Talk at INCITE-ing Transformation in Social Research


On Sat­urday (12 Oct) I presen­ted a short paper reflect­ing on INCITE’s achieve­ments over the last 10 or so years at “INCITE-ing Trans­form­a­tion in Social Research


Ref­er­en­cing her New Media’s Inter­me­di­ar­ies art­icle, I want to glimpse back to reflect on how Nina Wake­ford posi­tioned INCITE and made sense of it again­st a back drop of cul­tur­al the­ory, sci­ence and tech­no­logy stud­ies, CSCW and soci­ology

.. And, in doing this, I also want to peer for­ward, to con­sider what troubles there might be ahead, and what pro­duct­ive pos­sib­il­it­ies we might ima­gine for ourselves.

I use glimpse and peer because I only have a mea­gre 15 mins or so to think through the sig­ni­fic­ant achieve­ments of INCITE and what could come next.

I want to add too that I mod­estly and prob­ably unwisely claim to have a priv­ileged pos­i­tion from which to do this, as I was part of a neigh­bor­ing if not always neigh­bourly group when INCITE was launched in the Soci­ology Depart­ment at the Uni­ver­sity of Sur­rey some time back at the turn of the mil­len­ni­um.


New Media’s inter­me­di­ar­ies” loc­ated INCITE at the inter­sec­tion of empir­ic­al prac­tice, tech­no­logy design and crit­ic­al the­ory. It cast those heav­ily implic­ated in the ‘mak­ing of tech­no­lo­gic­al things‘ — tech­no­lo­gists, design­ers, etc. — as cul­tur­al inter­me­di­ar­ies, and placed INCITE’s schol­ars along­side them, ‘doing’ the bri­c­ol­age of design ori­ent­ated eth­no­graphy and social ana­lys­is. As such, INCITE was unique for its time, aim­ing to not just pro­duce soci­olo­gic­al com­ment­ary on the pro­duc­tion and con­sump­tion of tech­no­logy, but to par­ti­cip­ate in those self­same acts of mak­ing and doing.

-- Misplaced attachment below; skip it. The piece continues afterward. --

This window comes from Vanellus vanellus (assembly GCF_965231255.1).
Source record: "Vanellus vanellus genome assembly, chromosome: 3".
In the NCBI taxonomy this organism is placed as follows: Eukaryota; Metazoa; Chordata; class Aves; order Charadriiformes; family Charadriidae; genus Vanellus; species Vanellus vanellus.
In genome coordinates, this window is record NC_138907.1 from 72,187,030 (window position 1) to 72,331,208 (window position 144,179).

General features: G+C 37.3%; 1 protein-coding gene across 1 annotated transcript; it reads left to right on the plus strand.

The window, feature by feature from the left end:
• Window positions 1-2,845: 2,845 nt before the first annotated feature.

From the floor below, in Surrey’s soci­ology depart­ment, I remem­ber feel­ing a sense of awe (if not slight bewil­der­ment) at how people like Nina, Kat, Kris, etc. were so adeptly able to juggle the middle-ground, shift­ing between know­ing and mak­ing.

INCITE, as the inter­me­di­ar­ies art­icle recounts, was not just innov­at­ive, though. It was pro­duct­ively dis­rupt­ive. It sought to redefine the design work it was involved in, dog­gedly inter­ject­ing its “par­tial trans­la­tions” — seen through the soci­olo­gic­al gaze — in order to see design from somewhere/someone else.

The 73 bus was, of course, canon­ic­al in this respect. When tech­no­lo­gic­al pro­jects like ubicomp were espous­ing their mar­tini solu­tions — any­time, any­place any­where — INCITE astutely chose to make tech­no­logy and its design about place and about very par­tic­u­lar kinds of people. Moreover, it reflec­ted back on the soci­olo­gic­al ana­lys­is it pro­duced, look­ing for ways it might say some­thing about social life bey­ond the sanc­ti­fied aca­dem­ic text.

For INCITE these exper­i­ments were largely with the visu­al, exper­i­ment­ing with the link­ages between col­lab­or­at­ive visu­al work in design and mod­es of soci­olo­gic­al and anthro­po­lo­gic­al inquiry and pro­duc­tion. So, we must know that INCITE was and con­tin­ues to be an innov­at­ive col­lec­tion of people and prac­tices, chal­len­ging and reg­u­larly dis­rupt­ing the status quo.

Nina would have it not oth­er way!


And yet, with the bene­fit of hind­sight, my rear­ward glance is now to see the inter­me­di­ar­ies art­icle as a struggle, a struggle with what soci­ology has to offer in a busi­ness pre­dom­in­ately involved in mak­ing and selling more stuff.